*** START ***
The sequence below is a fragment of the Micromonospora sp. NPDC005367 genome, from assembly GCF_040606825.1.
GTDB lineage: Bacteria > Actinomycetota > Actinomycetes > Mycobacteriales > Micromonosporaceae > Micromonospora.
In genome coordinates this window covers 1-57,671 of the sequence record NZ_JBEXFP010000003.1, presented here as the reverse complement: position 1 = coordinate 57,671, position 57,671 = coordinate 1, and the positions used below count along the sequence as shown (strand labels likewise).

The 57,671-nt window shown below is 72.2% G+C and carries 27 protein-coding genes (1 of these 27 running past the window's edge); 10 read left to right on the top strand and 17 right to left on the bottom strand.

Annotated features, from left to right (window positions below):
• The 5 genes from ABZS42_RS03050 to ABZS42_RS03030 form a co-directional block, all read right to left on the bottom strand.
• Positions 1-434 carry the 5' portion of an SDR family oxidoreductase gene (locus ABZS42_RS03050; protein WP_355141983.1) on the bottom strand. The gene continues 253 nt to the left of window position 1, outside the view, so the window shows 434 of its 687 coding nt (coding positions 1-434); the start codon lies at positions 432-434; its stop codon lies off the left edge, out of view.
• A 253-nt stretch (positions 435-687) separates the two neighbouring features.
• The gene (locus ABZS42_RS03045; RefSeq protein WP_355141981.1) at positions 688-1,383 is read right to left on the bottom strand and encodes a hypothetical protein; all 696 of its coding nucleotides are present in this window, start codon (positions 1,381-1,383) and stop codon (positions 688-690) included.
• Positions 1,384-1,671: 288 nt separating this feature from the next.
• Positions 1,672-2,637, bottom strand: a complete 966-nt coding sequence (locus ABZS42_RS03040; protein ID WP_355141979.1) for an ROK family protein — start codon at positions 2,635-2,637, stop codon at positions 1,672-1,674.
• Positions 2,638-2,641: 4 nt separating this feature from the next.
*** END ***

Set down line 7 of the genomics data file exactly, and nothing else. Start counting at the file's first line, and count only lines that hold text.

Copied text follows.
• Positions 1-434 carry the 5' portion of an SDR family oxidoreductase gene (locus ABZS42_RS03050; protein WP_355141983.1) on the bottom strand. The gene continues 253 nt to the left of window position 1, outside the view, so the window shows 434 of its 687 coding nt (coding positions 1-434); the start codon lies at positions 432-434; its stop codon lies off the left edge, out of view.